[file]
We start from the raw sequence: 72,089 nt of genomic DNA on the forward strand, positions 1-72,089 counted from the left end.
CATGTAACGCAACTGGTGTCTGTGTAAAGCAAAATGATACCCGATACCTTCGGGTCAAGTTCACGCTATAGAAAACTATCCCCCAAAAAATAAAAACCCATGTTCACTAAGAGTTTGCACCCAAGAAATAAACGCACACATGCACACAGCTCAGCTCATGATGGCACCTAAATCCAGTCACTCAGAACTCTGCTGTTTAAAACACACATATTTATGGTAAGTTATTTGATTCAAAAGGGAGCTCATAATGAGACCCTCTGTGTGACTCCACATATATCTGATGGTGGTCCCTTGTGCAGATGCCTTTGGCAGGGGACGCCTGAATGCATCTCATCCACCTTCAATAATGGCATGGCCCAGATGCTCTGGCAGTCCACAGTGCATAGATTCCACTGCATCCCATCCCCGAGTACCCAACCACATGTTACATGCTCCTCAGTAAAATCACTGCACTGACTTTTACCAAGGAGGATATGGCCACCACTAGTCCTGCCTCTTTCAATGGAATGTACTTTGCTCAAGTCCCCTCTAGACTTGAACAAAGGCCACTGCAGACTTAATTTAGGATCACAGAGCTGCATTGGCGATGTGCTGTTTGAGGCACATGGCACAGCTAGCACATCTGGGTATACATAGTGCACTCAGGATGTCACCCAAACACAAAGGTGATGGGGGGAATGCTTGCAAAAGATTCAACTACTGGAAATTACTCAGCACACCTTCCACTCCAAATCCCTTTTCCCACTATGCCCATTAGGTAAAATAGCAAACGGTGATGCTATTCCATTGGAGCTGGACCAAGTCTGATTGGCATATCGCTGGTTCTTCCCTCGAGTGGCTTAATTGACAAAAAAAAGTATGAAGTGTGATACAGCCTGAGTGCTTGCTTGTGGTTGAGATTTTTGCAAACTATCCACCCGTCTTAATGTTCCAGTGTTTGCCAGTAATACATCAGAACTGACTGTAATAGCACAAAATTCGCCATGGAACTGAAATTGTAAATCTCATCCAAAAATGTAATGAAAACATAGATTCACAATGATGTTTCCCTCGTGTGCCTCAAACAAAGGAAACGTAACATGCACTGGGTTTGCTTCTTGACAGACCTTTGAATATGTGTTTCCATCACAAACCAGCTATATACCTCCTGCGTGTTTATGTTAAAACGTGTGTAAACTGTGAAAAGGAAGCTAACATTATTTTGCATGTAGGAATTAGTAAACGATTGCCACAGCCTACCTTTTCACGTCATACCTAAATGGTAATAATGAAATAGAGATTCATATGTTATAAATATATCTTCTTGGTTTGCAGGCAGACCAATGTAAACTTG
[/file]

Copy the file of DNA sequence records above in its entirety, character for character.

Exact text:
We start from the raw sequence: 72,089 nt of genomic DNA on the forward strand, positions 1-72,089 counted from the left end.
CATGTAACGCAACTGGTGTCTGTGTAAAGCAAAATGATACCCGATACCTTCGGGTCAAGTTCACGCTATAGAAAACTATCCCCCAAAAAATAAAAACCCATGTTCACTAAGAGTTTGCACCCAAGAAATAAACGCACACATGCACACAGCTCAGCTCATGATGGCACCTAAATCCAGTCACTCAGAACTCTGCTGTTTAAAACACACATATTTATGGTAAGTTATTTGATTCAAAAGGGAGCTCATAATGAGACCCTCTGTGTGACTCCACATATATCTGATGGTGGTCCCTTGTGCAGATGCCTTTGGCAGGGGACGCCTGAATGCATCTCATCCACCTTCAATAATGGCATGGCCCAGATGCTCTGGCAGTCCACAGTGCATAGATTCCACTGCATCCCATCCCCGAGTACCCAACCACATGTTACATGCTCCTCAGTAAAATCACTGCACTGACTTTTACCAAGGAGGATATGGCCACCACTAGTCCTGCCTCTTTCAATGGAATGTACTTTGCTCAAGTCCCCTCTAGACTTGAACAAAGGCCACTGCAGACTTAATTTAGGATCACAGAGCTGCATTGGCGATGTGCTGTTTGAGGCACATGGCACAGCTAGCACATCTGGGTATACATAGTGCACTCAGGATGTCACCCAAACACAAAGGTGATGGGGGGAATGCTTGCAAAAGATTCAACTACTGGAAATTACTCAGCACACCTTCCACTCCAAATCCCTTTTCCCACTATGCCCATTAGGTAAAATAGCAAACGGTGATGCTATTCCATTGGAGCTGGACCAAGTCTGATTGGCATATCGCTGGTTCTTCCCTCGAGTGGCTTAATTGACAAAAAAAAGTATGAAGTGTGATACAGCCTGAGTGCTTGCTTGTGGTTGAGATTTTTGCAAACTATCCACCCGTCTTAATGTTCCAGTGTTTGCCAGTAATACATCAGAACTGACTGTAATAGCACAAAATTCGCCATGGAACTGAAATTGTAAATCTCATCCAAAAATGTAATGAAAACATAGATTCACAATGATGTTTCCCTCGTGTGCCTCAAACAAAGGAAACGTAACATGCACTGGGTTTGCTTCTTGACAGACCTTTGAATATGTGTTTCCATCACAAACCAGCTATATACCTCCTGCGTGTTTATGTTAAAACGTGTGTAAACTGTGAAAAGGAAGCTAACATTATTTTGCATGTAGGAATTAGTAAACGATTGCCACAGCCTACCTTTTCACGTCATACCTAAATGGTAATAATGAAATAGAGATTCATATGTTATAAATATATCTTCTTGGTTTGCAGGCAGACCAATGTAAACTTG